The European Investment Bank (EIB) has published a position paper in response to the Greenpeace protest which took place outside the bank's headquarters in Luxembourg-Kirchberg on Wednesday.

The EIB began by "welcom[ing] the peaceful nature of the demonstration by Greenpeace at [its] headquarters [...] highlighting the importance of climate action". The bank added that it is "committed to working with partners worldwide to accelerate transformational investment for climate action".

Earlier this month at the COP26 climate summit in Glasgow, EIB President Werner Hoyer highlighted how the EIB is the first multilateral development bank to engage with clients to help them align to the goals of the Paris Agreement. President Hoyer outlined a new climate adaptation plan to support and protect vulnerable communities worldwide.
The EIB recalled its role as "the EU climate bank". In 2020, the bank invested €24.2 billion in climate action, representing 37% of all EIB financing last year.
Since 2012, the EIB has provided €197 billion of finance for green investment, supporting over €670 billion of investment to deliver climate action and environmental protection.
Moreover, the EIB issued the world’s first green bonds in 2007 and has pioneered sustainable development bonds focused on water and other sectors such as health and education. The bank has issued over €48 billion of green and sustainability bonds across 21 currencies, raising financing from global capital markets to invest in climate action projects.
Building on this, in November 2019, the EIB Board of Directors, representing EU Finance Ministers, took the decision to increase the EIB’s climate ambition, including:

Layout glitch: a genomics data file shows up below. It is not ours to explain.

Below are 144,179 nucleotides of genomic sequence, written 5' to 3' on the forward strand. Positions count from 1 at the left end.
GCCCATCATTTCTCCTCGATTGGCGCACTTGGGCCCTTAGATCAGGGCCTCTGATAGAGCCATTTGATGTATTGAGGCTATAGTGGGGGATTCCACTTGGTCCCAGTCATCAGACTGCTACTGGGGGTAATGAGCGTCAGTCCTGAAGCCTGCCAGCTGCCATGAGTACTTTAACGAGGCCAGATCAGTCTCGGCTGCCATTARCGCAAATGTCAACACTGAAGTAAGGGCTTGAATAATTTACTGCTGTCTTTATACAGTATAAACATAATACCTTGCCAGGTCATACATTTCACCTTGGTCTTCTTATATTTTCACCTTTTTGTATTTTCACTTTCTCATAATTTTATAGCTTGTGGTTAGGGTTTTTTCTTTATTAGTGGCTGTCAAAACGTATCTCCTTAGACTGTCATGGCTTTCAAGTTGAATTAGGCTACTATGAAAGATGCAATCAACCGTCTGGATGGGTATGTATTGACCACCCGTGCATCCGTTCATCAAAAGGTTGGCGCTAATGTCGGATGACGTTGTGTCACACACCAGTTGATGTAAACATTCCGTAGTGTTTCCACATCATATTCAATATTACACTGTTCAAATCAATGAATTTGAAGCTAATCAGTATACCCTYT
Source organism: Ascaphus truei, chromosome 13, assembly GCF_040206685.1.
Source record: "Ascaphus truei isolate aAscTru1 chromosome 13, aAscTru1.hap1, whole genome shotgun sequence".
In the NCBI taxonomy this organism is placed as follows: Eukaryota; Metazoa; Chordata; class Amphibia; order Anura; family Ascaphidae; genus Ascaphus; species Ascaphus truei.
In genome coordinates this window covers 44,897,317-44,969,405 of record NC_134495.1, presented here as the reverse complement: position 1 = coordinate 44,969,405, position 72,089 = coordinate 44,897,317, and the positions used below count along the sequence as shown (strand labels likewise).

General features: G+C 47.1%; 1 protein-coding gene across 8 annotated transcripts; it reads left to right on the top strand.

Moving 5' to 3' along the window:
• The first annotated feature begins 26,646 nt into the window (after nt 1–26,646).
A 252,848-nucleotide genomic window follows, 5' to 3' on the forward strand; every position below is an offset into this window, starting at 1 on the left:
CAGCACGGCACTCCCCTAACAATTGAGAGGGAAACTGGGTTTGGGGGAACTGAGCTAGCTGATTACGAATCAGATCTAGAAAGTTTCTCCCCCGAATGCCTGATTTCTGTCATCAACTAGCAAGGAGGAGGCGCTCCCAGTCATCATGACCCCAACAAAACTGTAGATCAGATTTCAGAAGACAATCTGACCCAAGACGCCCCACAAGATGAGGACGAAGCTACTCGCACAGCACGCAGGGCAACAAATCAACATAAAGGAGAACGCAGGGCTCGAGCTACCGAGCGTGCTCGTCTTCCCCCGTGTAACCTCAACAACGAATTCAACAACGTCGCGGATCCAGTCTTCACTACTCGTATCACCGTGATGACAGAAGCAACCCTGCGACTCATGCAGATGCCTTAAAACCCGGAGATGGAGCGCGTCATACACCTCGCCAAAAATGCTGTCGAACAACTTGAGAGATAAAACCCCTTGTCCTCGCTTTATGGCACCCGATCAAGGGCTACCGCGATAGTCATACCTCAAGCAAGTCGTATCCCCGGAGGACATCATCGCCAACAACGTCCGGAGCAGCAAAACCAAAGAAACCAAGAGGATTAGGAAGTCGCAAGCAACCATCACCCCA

• ending the financing of unabated fossil fuel energy;
  • aligning all financing activities with the goals of the Paris Agreement by the end of 2020;
  • dedicating at least 50% of EIB financing to climate action and environmental sustainability (‘’green’’) by 2025;
  • supporting €1 trillion of green investment in this decade. 
The EIB added that its future climate financing uses the EU Taxonomy (to which its technical experts contibuted) to avoid greenwashing and will support the European Green Deal using criteria established under the EU Taxonomy. 
The bank also noted that the EIB Group Climate Bank Roadmap (CBR) 2021-2025 sets out in detail how the EIB Group will deliver on this ambition. More specifically, the CBR outlines the bank's goals to support the European Green Deal, a Just Transition and the EU Adaptation Strategy. "It shows that our work contributes to the achievement of the sustainable development goals", concluded the EIB in its position paper.